Thursday, April 03, 2008
Rubens, Rembrandt, Velasquez -- up in flames on Sherbrooke Street
Seventy-five years ago today, a fire damaged the Van Horne mansion on Sherbrooke Street West at Stanley (northeast corner), claiming a good part of its legendary art collection. This historic and irreplacable building had been home to William Cornelius Van Horne (1843-1915), art collector and genius behind the Canadian Pacific Railway -- and practically a Father of Confederation. No wonder Mayor Jean "No Peanuts" Drapeau gladly issued a $5 demolition permit to wreck it back in 1973. Despite organized opposition, it was torn down by latter-day owner David Azrieli, who had the audacity to put a vanity plaque on the hideous skyscraper that replaced it. (It was Liquid Air; now it's Sofitel). But we're getting ahead of ourselves. Back up to 40 years before the wrecking ball came down on it: the fire on Monday, April 3, 1933, caused a lot of damage to the house and the most outstanding Canadian collection of Van Horne's day, which included several Old Masters. (Some of the other great local art collections of the day belonged to Bank of Montreal president Sir George Drummond and the financier Edward Black Greenshields.)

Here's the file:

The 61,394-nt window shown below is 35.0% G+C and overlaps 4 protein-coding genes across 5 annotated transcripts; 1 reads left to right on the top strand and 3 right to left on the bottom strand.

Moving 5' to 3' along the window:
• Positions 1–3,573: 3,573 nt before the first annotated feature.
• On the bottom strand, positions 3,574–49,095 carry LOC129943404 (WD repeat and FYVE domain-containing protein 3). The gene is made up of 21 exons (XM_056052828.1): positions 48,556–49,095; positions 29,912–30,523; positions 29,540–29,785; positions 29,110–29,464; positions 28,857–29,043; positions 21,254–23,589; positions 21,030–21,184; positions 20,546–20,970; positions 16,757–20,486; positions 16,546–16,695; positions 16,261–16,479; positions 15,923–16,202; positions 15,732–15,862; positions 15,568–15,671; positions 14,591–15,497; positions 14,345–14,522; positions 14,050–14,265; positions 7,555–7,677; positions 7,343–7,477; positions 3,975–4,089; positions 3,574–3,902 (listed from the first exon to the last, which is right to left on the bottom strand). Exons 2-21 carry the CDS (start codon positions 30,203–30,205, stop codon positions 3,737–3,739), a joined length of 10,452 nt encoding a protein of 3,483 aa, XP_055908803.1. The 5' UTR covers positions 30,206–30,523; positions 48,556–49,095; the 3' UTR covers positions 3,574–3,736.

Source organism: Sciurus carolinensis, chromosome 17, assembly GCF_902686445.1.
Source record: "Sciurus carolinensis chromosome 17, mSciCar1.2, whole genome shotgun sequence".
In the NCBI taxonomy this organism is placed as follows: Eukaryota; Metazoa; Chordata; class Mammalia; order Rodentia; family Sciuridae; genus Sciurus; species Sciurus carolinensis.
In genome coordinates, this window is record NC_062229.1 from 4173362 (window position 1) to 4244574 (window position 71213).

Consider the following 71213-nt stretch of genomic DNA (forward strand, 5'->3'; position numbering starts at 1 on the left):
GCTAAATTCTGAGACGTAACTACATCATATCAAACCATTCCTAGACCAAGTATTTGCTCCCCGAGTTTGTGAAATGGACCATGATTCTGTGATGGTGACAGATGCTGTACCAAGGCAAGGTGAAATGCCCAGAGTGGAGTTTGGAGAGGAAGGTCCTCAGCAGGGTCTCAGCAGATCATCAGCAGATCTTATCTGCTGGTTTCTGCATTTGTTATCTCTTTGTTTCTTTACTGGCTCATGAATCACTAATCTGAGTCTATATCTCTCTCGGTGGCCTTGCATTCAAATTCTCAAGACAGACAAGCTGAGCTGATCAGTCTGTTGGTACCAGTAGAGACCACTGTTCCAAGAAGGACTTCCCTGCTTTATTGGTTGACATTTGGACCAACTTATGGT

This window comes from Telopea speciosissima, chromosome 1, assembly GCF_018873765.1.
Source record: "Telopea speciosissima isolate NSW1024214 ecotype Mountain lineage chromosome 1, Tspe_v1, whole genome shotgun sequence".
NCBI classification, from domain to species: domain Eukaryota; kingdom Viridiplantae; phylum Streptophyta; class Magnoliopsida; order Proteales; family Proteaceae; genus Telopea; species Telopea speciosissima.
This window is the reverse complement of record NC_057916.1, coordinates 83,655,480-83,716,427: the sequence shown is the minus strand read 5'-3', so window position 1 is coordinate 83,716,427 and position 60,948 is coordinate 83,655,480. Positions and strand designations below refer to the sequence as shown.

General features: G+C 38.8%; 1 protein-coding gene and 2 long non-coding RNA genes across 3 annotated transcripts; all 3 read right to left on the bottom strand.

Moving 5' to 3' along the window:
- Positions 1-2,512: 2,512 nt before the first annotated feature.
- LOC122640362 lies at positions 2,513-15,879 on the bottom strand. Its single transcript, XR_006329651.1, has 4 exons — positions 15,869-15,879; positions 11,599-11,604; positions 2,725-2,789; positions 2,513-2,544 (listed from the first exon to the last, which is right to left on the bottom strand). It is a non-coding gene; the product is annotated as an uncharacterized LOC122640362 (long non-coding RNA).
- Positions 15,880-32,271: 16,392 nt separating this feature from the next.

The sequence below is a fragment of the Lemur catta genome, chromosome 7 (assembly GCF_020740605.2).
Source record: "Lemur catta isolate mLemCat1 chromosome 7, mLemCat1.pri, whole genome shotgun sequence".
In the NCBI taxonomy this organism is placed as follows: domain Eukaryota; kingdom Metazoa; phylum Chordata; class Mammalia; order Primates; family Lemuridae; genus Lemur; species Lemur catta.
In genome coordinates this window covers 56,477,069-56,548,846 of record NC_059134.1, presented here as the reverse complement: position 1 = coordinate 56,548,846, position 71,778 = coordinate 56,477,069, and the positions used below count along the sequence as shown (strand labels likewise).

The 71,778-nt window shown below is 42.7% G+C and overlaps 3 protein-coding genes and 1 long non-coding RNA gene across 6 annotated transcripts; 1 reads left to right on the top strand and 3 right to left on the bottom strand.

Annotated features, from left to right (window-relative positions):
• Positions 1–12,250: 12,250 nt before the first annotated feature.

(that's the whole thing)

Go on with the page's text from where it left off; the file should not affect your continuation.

Posted by J.D. at 10:54 p.m.